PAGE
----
7. Initially, yes I did, but as I went through questions I realized that I didn't have enough time to do that and just stuck with the main points
  8. Are there any resources that you would recommend to read/learn about those things?
  9. I never did the step 1. Wrote Step 2 CK on a wednesday and LMCC part 1 on the friday in the same week. I spent 1 month prepping by doing Uworld for step 2 ck. I just did questions, felt nervous going into the exam. On the wednesday, I just went home and slept. Thursday I played video games until about 5 pm then read the ethics section of toronto notes. Friday wrote the lmcc part 1. Passed both with a decent margin. Didn't really care about my step 2 score, but I got a 250 or 260, not sure if that's good or not, but meh whatever lol. For context I wasn't the smartest student in medical school, but I'd say above average, maybe in the 60th percentile of my year. For the uworld questions I did not do them all by any means. I think I may have gone through somewhere between 1200-1500 questions. There were still over 1000 questions that I didn't go through in uworld, but I just didn't care because I wanted to enjoy the weather and work out to get abs before residency (didn't happen LMAO) Good luck! You'll be fine, with 3 months (maybe that's too much studying too). Enjoy the time before residency and make sure to travel!
  10. Thank you so much for the write up. This is really informative. One quick question about the above text. Does this mean that if I'm asked to assess a ward patient for something random e.g. they're having abdo pain and are constipated at 2 am I could bill $138? <-- lol that's more than my current 26 hour call stipend
  11. I'm not sure if it's just the program I'm in, but often times it feels like our internal medicine department and PD are pushing people to apply to GIM and shunning those interested in doing a 4 year program. Is that a legitimate concern or is there an agenda that I'm not aware of i.e. it looks bad for the program if many residents are doing a 4 year program?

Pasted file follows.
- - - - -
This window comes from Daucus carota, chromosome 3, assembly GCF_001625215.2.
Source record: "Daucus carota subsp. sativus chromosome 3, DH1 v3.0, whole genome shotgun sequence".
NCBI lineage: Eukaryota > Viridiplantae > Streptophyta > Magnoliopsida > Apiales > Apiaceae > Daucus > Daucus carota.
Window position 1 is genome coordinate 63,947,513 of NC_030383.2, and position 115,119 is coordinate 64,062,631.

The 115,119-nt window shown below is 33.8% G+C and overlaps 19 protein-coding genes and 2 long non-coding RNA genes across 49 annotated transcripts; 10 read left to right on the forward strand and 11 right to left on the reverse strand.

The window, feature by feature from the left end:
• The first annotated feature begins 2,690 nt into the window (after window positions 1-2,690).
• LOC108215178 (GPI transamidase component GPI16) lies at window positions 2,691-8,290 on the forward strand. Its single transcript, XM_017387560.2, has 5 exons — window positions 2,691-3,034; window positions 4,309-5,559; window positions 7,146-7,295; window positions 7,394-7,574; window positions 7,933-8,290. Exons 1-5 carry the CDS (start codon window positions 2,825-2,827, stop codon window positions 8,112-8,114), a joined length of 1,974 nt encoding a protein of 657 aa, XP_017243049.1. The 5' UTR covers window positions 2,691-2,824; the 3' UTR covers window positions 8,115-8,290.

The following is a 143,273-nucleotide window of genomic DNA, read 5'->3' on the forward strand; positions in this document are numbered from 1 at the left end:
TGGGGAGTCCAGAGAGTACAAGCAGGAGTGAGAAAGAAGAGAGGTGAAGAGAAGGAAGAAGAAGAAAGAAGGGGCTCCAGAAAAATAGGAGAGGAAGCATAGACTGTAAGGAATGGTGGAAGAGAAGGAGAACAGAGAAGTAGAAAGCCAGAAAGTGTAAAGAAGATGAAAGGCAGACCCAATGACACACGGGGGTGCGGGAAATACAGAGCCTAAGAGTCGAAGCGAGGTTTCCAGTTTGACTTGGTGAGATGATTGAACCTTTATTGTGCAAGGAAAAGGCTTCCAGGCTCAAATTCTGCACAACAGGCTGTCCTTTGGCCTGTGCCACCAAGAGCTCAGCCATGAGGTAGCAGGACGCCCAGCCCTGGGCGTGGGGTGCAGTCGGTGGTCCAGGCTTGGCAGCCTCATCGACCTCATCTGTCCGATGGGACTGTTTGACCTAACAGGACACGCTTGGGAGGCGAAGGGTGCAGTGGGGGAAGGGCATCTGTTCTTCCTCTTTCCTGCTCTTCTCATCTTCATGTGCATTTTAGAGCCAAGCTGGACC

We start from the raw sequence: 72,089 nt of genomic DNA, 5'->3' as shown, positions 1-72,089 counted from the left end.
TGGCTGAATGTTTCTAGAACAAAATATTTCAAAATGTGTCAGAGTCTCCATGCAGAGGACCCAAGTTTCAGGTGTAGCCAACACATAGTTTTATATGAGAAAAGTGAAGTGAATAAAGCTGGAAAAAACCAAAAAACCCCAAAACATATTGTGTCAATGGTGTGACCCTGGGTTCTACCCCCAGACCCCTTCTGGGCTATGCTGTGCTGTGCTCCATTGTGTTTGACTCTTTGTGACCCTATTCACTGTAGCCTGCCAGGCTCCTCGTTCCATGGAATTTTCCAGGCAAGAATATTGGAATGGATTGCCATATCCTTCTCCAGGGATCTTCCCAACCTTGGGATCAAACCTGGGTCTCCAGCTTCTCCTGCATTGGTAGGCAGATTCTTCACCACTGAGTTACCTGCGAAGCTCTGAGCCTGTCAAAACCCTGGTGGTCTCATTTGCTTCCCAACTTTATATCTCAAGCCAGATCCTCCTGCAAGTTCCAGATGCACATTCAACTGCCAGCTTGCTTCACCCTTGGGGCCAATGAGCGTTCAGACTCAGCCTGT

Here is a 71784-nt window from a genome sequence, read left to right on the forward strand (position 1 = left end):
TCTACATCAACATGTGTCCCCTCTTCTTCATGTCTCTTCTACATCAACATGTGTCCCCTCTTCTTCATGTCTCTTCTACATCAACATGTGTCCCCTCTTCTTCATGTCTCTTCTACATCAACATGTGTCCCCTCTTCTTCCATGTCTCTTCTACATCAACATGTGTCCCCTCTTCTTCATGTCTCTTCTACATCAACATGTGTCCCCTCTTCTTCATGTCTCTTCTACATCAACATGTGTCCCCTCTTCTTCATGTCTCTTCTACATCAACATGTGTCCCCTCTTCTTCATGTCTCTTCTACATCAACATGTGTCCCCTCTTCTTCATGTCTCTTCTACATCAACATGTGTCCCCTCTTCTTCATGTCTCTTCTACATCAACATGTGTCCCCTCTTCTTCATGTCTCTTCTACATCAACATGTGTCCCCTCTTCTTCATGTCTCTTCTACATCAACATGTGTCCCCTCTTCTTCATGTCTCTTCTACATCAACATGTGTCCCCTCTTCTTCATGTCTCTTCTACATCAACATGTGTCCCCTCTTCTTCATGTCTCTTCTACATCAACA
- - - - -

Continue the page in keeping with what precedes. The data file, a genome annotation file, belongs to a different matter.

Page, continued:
12. Pretty much what lactic Folly said. Also, I've always wondered why questions like that really mattered. Would you not apply to a program because they requested your transcript? Probably not. If you did apply and didn't get an interview, would it matter that the reason was from a weak undergrad transcript vs any one of the million other reasons why people don't get a transcript? Probably not. I wouldn't waste my time discussing this in a personal statement. Also, programs don't need to talk to each other about this. If they wanted to see it too, they would just ask for it instead of asking another program.
  13. Family med, ER, GIM a bit too. But that being said it doesn't matter, because people should pick a specialty based on what they like about it, not whether or not it's easy to find locums...
  14. well Carms is a contract. my understanding is that you can apply to the usa at anytime even after fellowship. I just wonder if you'll be able to get strong references and all that especially if your PD knows you are willing to break the contract to go elsewhere. sorry about the match
  15. If you want to set up an outpatient office, for sure you'll be good. General cardiology you won't have trouble finding a job, especially in the community, but the volume is lower. If you want to do other stuff like caths or EP, the job market is a bit tighter at the moment. I think doing echos or cardiac imaging is still okay. Keep in mind that cardiology is a 3 year fellowship (6 years in total including the 3 years of IM that you do first). Also fellowships like cath, EP, cardiac imaging are an additional 2 years on top of that (cardiac imaging may also just be 1 additional year if you want to focus on echos, although I may be wrong about that. That's what the cardio fellow told me when I spoke to him about it when I was on call. As a side note, welcome to medical school at western! If you want to do some shadowing in internal, reach out to your IM mentorship group or something. I've had a couple of your upper year classmates do observerships with me and I may be your senior at some point during your training